A Reintegration Program for Elderly Prisoners Reduces Reoffending

Harsh sentences have resulted in many prisoners being elderly at the time of their release. However, the longer individuals have been incarcerated and the older they are, the more difficult it may be for them to re-enter free society. We developed a reintegration program to promote their successful adjustment to society and to prevent their reoffending, and evaluated its effectiveness. Participants were 25 older prisoners in Japan; all were homeless and more than 65 years old. Ten participants voluntarily participated in the reintegration programs, while the other 15 participants rejected participation in the programs. The programs provided a temporary residence, money, and job support in a community where they desired to live. Participants involved with the reintegration programs had not reoffended at 252 days, while 37.5% of those not involved in the programs reoffended. The two groups did not significantly differ in age, health status, educational level, and total length of sentence. Reintegration of older prisoners into society is more effective when done in the context of a prevention program and welfare support.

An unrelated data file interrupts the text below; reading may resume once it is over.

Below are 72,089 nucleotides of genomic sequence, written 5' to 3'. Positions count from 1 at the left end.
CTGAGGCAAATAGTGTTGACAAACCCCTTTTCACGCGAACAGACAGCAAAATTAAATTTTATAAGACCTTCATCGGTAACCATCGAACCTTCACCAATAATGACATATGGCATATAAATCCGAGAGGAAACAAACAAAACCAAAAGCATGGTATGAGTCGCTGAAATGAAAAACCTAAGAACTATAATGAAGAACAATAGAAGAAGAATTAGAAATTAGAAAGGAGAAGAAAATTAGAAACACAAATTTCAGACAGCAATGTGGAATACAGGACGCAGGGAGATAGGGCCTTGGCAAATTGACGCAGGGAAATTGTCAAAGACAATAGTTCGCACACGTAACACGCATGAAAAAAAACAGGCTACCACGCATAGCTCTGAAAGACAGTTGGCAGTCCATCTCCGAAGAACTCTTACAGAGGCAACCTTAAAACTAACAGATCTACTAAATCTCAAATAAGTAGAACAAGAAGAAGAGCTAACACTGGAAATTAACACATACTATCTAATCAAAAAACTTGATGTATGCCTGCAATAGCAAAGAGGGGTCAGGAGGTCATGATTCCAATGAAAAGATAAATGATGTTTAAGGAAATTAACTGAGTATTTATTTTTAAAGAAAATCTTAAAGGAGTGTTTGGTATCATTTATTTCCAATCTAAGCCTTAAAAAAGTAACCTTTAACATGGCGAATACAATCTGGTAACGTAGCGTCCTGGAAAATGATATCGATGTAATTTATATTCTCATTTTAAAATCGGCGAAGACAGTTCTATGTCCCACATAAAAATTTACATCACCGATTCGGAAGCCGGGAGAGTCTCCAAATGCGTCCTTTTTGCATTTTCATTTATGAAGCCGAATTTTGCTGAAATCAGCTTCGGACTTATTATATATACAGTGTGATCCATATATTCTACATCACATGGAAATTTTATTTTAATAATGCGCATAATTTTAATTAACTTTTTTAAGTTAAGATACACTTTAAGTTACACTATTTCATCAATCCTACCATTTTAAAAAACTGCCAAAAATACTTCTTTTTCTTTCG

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View Journal of Forensic Science and Criminology (JFSC)

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